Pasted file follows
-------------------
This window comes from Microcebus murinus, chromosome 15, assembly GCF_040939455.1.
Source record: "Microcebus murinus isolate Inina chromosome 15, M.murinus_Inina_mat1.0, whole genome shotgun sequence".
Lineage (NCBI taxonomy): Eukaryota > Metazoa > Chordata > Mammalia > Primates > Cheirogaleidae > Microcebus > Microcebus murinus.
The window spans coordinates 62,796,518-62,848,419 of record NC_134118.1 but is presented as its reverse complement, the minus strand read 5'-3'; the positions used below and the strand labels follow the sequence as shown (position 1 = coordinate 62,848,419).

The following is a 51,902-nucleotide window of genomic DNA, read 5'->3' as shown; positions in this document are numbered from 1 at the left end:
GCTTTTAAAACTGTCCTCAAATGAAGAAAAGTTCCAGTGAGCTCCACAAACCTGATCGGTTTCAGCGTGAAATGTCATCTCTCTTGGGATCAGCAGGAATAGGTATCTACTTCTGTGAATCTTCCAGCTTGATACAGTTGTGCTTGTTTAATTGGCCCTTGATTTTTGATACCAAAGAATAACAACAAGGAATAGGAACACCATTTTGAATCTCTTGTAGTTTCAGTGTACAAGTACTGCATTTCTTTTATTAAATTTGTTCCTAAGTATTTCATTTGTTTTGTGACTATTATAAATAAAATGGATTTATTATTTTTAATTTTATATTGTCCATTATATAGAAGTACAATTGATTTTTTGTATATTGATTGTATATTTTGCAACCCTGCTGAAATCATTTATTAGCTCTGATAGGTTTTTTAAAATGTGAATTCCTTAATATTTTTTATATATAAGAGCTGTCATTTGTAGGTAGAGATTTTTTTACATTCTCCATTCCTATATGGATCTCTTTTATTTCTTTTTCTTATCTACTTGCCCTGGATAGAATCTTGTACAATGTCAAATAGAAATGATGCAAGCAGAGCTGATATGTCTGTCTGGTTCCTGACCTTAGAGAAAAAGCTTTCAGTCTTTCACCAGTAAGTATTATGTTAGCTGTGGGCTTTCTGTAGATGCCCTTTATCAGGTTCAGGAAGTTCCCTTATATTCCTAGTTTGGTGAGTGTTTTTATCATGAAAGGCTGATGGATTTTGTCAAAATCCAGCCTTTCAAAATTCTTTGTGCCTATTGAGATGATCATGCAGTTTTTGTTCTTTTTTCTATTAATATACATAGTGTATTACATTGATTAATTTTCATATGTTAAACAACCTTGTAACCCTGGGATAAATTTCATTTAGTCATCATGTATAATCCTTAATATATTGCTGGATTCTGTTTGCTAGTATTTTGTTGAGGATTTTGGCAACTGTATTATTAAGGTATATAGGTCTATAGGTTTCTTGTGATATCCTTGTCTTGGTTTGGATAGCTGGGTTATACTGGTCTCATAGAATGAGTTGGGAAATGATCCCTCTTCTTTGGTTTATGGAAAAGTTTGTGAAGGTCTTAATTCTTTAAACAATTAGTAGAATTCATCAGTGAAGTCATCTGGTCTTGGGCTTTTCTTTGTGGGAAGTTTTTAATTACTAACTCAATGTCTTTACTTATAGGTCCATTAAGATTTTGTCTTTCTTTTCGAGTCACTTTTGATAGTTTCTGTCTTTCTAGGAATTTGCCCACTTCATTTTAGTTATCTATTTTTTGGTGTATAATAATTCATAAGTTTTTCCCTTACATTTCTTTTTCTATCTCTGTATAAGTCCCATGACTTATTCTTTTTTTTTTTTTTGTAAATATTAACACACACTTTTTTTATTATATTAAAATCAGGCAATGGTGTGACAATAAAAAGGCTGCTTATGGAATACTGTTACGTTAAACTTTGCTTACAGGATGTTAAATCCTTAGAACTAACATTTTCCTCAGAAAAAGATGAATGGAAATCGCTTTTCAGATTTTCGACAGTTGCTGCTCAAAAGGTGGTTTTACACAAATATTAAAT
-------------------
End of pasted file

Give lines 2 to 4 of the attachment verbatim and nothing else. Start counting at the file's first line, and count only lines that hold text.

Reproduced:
Source record: "Microcebus murinus isolate Inina chromosome 15, M.murinus_Inina_mat1.0, whole genome shotgun sequence".
Lineage (NCBI taxonomy): Eukaryota > Metazoa > Chordata > Mammalia > Primates > Cheirogaleidae > Microcebus > Microcebus murinus.
The window spans coordinates 62,796,518-62,848,419 of record NC_134118.1 but is presented as its reverse complement, the minus strand read 5'-3'; the positions used below and the strand labels follow the sequence as shown (position 1 = coordinate 62,848,419).